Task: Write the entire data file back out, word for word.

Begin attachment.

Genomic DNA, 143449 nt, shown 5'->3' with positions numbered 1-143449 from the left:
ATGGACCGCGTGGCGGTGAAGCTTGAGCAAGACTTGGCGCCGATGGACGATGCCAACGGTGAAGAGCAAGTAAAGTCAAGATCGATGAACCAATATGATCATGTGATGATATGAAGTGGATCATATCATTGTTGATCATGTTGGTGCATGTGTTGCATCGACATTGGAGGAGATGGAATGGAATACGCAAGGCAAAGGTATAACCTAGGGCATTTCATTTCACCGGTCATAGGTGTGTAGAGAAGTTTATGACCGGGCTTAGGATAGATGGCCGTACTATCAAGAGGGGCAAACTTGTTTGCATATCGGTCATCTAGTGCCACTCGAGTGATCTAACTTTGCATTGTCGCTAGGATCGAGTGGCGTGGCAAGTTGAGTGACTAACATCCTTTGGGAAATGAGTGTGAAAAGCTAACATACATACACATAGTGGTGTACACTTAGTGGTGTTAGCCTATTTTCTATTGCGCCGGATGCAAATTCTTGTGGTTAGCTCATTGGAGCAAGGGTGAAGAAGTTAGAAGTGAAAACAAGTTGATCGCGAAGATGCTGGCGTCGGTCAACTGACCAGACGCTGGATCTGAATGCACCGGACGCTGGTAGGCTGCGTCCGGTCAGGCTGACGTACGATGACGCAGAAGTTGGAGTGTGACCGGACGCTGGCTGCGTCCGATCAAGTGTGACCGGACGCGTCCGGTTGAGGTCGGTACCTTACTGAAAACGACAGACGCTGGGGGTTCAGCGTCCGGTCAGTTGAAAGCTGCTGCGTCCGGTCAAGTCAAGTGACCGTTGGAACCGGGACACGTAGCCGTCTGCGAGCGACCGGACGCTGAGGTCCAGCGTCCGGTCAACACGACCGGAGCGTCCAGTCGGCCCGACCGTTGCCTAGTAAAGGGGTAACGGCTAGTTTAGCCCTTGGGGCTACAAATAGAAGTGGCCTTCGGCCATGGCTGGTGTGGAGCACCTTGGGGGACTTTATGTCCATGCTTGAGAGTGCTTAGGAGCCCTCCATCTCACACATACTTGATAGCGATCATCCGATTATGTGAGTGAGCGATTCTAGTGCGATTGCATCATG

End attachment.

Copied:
Genomic DNA, 143449 nt, shown 5'->3' with positions numbered 1-143449 from the left:
ATGGACCGCGTGGCGGTGAAGCTTGAGCAAGACTTGGCGCCGATGGACGATGCCAACGGTGAAGAGCAAGTAAAGTCAAGATCGATGAACCAATATGATCATGTGATGATATGAAGTGGATCATATCATTGTTGATCATGTTGGTGCATGTGTTGCATCGACATTGGAGGAGATGGAATGGAATACGCAAGGCAAAGGTATAACCTAGGGCATTTCATTTCACCGGTCATAGGTGTGTAGAGAAGTTTATGACCGGGCTTAGGATAGATGGCCGTACTATCAAGAGGGGCAAACTTGTTTGCATATCGGTCATCTAGTGCCACTCGAGTGATCTAACTTTGCATTGTCGCTAGGATCGAGTGGCGTGGCAAGTTGAGTGACTAACATCCTTTGGGAAATGAGTGTGAAAAGCTAACATACATACACATAGTGGTGTACACTTAGTGGTGTTAGCCTATTTTCTATTGCGCCGGATGCAAATTCTTGTGGTTAGCTCATTGGAGCAAGGGTGAAGAAGTTAGAAGTGAAAACAAGTTGATCGCGAAGATGCTGGCGTCGGTCAACTGACCAGACGCTGGATCTGAATGCACCGGACGCTGGTAGGCTGCGTCCGGTCAGGCTGACGTACGATGACGCAGAAGTTGGAGTGTGACCGGACGCTGGCTGCGTCCGATCAAGTGTGACCGGACGCGTCCGGTTGAGGTCGGTACCTTACTGAAAACGACAGACGCTGGGGGTTCAGCGTCCGGTCAGTTGAAAGCTGCTGCGTCCGGTCAAGTCAAGTGACCGTTGGAACCGGGACACGTAGCCGTCTGCGAGCGACCGGACGCTGAGGTCCAGCGTCCGGTCAACACGACCGGAGCGTCCAGTCGGCCCGACCGTTGCCTAGTAAAGGGGTAACGGCTAGTTTAGCCCTTGGGGCTACAAATAGAAGTGGCCTTCGGCCATGGCTGGTGTGGAGCACCTTGGGGGACTTTATGTCCATGCTTGAGAGTGCTTAGGAGCCCTCCATCTCACACATACTTGATAGCGATCATCCGATTATGTGAGTGAGCGATTCTAGTGCGATTGCATCATG